new york fashion institute of – American Beauty:
Patricia Mears introduces many great forgotten figures, as well as many familiar names: work by lesser-known figures such as Jessie Franklin Turner, Ronaldus Shamask, and Charles Kleibecker is discussed alongside pieces by more celebrated creators, such as Halston and Charles James; work by designers of the past is juxtaposed with that of present-day designers such as Rick Owens, Yeolee Teng, and Maria Comejo. James’s grand and structurally imposing gowns from the 1950s appear alongside contemporary Infantas by Ralph Rucci; the section on draping juxtaposes 1930s gowns by Elizabeth Hawes and Valentina with more contemporary garments by Jean Yu and Isabel Toledo; clothing cut into pure geometric shapes like circles, triangles, and rectangles is illustrated by World War I?era teagowns by Jessie Franklin Turner, Claire McCardell’s mid-century rompers garments, and modern sportswear by Yeohlee and Shamask.
While the United States may be best known worldwide for its casual mass-marketed garments, Mears demonstrates that artistry, innovation, and flawless construction are the true marks of American fashion.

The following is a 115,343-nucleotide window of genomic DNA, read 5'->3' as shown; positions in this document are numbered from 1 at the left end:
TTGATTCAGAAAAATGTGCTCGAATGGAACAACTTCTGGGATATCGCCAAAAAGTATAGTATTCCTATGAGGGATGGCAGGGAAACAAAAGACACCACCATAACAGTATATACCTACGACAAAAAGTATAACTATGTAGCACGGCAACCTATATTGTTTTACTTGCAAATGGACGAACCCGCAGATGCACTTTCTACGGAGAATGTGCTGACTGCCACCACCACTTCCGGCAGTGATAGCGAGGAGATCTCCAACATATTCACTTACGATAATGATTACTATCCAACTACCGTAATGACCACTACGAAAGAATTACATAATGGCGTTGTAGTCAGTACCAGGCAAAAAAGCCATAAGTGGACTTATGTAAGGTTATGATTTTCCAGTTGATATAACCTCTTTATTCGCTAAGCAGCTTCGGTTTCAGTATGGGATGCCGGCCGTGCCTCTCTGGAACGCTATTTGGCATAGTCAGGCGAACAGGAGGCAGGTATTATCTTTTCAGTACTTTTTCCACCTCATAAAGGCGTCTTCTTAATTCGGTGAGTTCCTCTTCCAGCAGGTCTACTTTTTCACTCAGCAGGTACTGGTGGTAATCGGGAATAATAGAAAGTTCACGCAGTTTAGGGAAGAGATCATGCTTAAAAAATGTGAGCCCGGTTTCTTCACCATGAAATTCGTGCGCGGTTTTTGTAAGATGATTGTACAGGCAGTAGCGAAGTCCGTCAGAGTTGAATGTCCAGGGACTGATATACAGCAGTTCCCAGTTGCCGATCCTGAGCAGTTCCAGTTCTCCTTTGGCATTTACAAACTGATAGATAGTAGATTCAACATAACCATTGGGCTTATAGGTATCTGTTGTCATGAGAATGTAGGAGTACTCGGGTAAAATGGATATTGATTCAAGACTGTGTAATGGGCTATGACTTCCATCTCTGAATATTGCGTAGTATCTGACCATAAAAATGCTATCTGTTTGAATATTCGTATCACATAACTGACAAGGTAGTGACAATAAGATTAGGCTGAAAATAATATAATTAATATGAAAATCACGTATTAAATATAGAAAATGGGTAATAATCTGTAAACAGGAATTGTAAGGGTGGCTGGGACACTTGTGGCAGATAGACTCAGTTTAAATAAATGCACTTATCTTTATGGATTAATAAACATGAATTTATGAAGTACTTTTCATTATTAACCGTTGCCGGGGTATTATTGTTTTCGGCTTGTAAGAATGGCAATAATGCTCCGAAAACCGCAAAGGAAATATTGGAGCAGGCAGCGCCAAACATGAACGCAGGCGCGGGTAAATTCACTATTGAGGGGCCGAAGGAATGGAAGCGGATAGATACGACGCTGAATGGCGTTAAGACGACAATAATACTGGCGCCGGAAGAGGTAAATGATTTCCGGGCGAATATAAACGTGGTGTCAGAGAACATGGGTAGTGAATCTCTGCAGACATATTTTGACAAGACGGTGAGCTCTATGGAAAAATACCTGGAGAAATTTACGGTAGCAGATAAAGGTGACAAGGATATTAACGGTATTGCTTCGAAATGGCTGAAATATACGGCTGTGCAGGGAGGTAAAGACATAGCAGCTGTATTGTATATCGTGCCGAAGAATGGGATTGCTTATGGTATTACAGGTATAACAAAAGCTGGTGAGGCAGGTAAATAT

Former New York Times Building
This sixteen-story office building, constructed as the home of the New York Times, is one of the last survivors of Newspaper Row, the center of newspaper publishing in New York City from the 1830s to the 1920s. Erected in 1888-89 and enlarged in 1903-05, the present building was the paper’s second on the site and was so identified with the Times that it was described in King’s Handbook of New York (1892) as "the Times expressed in stone." The former Times Building is the sole remaining office building in the downtown area by the pioneering skyscraper designer George B. Post. Post, the country’s pre-eminent -architect-engineer, achieved a major technological feat with this commission which required him to incorporate the floor framing from the Times’s five-story 1857 building so newspaper operations could continue on site while the new building was under construction. The Times Building, Post’s first in the Richardsonian Romanesque idiom, was considered "a masterpiece of the Romanesque style."